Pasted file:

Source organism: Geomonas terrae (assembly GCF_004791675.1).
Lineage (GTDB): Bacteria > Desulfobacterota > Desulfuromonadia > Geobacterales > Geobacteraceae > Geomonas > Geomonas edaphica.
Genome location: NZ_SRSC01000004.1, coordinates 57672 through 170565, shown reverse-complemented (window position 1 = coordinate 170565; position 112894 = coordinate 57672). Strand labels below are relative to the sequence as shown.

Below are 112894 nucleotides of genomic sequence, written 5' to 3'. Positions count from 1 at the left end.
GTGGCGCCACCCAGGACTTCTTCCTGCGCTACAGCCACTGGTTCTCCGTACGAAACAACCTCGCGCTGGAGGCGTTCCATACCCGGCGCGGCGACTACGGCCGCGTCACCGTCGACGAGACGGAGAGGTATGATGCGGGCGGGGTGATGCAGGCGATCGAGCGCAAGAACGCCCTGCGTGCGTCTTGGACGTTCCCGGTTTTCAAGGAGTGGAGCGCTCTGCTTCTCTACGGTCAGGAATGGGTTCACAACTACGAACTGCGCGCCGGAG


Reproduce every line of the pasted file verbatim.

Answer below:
Source organism: Geomonas terrae (assembly GCF_004791675.1).
Lineage (GTDB): Bacteria > Desulfobacterota > Desulfuromonadia > Geobacterales > Geobacteraceae > Geomonas > Geomonas edaphica.
Genome location: NZ_SRSC01000004.1, coordinates 57672 through 170565, shown reverse-complemented (window position 1 = coordinate 170565; position 112894 = coordinate 57672). Strand labels below are relative to the sequence as shown.

Below are 112894 nucleotides of genomic sequence, written 5' to 3'. Positions count from 1 at the left end.
GTGGCGCCACCCAGGACTTCTTCCTGCGCTACAGCCACTGGTTCTCCGTACGAAACAACCTCGCGCTGGAGGCGTTCCATACCCGGCGCGGCGACTACGGCCGCGTCACCGTCGACGAGACGGAGAGGTATGATGCGGGCGGGGTGATGCAGGCGATCGAGCGCAAGAACGCCCTGCGTGCGTCTTGGACGTTCCCGGTTTTCAAGGAGTGGAGCGCTCTGCTTCTCTACGGTCAGGAATGGGTTCACAACTACGAACTGCGCGCCGGAG